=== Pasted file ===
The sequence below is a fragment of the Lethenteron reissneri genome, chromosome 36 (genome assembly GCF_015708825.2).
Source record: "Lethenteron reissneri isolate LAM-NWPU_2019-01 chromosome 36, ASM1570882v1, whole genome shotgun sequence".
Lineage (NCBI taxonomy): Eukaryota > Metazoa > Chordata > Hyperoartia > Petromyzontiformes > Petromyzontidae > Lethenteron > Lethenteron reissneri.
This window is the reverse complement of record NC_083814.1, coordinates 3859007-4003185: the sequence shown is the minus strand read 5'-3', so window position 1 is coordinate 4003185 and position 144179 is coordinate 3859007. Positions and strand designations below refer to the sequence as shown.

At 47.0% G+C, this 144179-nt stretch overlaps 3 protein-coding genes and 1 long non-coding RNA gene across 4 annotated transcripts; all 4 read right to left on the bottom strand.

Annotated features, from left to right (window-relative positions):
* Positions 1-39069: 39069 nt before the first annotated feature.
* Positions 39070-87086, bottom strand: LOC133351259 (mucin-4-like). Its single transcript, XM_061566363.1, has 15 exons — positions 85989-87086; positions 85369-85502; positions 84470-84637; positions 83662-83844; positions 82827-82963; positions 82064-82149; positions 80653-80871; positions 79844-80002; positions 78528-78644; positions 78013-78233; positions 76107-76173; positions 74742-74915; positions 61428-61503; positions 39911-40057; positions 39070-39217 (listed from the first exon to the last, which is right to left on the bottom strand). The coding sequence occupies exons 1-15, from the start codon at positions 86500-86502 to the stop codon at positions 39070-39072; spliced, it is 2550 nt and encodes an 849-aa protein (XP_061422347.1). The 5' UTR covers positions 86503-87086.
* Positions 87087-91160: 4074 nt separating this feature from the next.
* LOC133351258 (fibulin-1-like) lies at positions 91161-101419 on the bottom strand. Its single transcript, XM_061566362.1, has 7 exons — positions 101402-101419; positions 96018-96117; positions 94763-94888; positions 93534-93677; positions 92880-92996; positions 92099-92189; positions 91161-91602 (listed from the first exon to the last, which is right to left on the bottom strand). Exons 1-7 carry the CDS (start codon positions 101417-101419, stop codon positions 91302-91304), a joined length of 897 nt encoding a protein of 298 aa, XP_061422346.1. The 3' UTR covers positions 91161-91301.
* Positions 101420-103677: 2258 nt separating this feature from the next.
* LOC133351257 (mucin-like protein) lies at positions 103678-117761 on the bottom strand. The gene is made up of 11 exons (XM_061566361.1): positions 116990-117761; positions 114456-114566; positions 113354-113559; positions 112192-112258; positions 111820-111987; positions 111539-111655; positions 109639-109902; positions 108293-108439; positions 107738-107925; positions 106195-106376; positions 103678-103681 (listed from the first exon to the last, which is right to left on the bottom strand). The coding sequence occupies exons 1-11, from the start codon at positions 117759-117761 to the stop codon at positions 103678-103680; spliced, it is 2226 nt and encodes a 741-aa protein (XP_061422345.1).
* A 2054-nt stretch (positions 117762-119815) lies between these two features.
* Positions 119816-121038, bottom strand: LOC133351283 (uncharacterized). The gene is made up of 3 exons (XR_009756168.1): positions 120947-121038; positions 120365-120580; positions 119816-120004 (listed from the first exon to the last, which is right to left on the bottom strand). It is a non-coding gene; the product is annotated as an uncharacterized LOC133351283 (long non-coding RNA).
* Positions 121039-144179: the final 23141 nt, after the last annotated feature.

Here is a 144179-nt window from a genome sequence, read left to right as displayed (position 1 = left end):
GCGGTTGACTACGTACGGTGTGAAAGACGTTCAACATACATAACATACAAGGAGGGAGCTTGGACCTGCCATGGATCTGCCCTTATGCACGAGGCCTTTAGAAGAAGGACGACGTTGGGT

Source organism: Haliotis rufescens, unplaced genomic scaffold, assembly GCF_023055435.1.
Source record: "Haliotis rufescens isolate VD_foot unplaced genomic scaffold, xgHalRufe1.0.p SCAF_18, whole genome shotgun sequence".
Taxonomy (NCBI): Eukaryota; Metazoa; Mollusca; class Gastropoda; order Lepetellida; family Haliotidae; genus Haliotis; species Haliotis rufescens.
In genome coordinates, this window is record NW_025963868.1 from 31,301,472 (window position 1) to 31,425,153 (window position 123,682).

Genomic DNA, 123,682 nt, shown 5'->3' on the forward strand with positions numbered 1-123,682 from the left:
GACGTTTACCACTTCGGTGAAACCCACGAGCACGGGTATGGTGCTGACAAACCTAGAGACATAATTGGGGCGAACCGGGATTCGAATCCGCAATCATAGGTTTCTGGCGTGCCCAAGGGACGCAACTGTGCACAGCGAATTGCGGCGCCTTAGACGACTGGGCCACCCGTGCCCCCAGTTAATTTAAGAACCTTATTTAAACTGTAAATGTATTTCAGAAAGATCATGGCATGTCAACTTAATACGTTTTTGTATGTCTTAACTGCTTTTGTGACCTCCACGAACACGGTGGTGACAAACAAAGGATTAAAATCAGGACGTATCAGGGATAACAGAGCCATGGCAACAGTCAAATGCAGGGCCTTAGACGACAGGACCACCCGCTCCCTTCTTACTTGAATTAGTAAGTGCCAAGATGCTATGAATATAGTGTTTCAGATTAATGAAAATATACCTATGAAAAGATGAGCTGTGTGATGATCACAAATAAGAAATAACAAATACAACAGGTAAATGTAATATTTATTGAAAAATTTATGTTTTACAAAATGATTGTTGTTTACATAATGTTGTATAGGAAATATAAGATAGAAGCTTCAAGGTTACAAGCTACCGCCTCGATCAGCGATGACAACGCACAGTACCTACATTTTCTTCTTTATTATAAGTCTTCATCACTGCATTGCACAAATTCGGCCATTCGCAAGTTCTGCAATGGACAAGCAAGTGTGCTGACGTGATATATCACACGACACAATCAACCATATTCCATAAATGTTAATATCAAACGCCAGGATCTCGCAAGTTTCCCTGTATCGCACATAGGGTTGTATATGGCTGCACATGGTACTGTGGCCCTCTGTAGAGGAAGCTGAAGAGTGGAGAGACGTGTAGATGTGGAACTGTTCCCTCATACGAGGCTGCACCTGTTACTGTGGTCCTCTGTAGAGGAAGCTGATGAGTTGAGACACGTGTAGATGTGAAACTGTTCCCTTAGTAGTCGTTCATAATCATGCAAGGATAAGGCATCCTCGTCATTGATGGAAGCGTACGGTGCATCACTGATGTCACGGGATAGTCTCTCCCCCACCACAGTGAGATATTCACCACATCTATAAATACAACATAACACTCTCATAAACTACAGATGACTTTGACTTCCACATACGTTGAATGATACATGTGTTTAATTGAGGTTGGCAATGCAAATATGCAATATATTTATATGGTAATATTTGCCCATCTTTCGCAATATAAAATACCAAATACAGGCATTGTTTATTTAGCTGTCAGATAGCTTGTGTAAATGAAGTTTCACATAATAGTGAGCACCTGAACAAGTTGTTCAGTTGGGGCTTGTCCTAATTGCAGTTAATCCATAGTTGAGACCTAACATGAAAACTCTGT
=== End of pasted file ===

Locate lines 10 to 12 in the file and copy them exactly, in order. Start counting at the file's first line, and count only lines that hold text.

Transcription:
* LOC133351258 (fibulin-1-like) lies at positions 91161-101419 on the bottom strand. Its single transcript, XM_061566362.1, has 7 exons — positions 101402-101419; positions 96018-96117; positions 94763-94888; positions 93534-93677; positions 92880-92996; positions 92099-92189; positions 91161-91602 (listed from the first exon to the last, which is right to left on the bottom strand). Exons 1-7 carry the CDS (start codon positions 101417-101419, stop codon positions 91302-91304), a joined length of 897 nt encoding a protein of 298 aa, XP_061422346.1. The 3' UTR covers positions 91161-91301.
* Positions 101420-103677: 2258 nt separating this feature from the next.
* LOC133351257 (mucin-like protein) lies at positions 103678-117761 on the bottom strand. The gene is made up of 11 exons (XM_061566361.1): positions 116990-117761; positions 114456-114566; positions 113354-113559; positions 112192-112258; positions 111820-111987; positions 111539-111655; positions 109639-109902; positions 108293-108439; positions 107738-107925; positions 106195-106376; positions 103678-103681 (listed from the first exon to the last, which is right to left on the bottom strand). The coding sequence occupies exons 1-11, from the start codon at positions 117759-117761 to the stop codon at positions 103678-103680; spliced, it is 2226 nt and encodes a 741-aa protein (XP_061422345.1).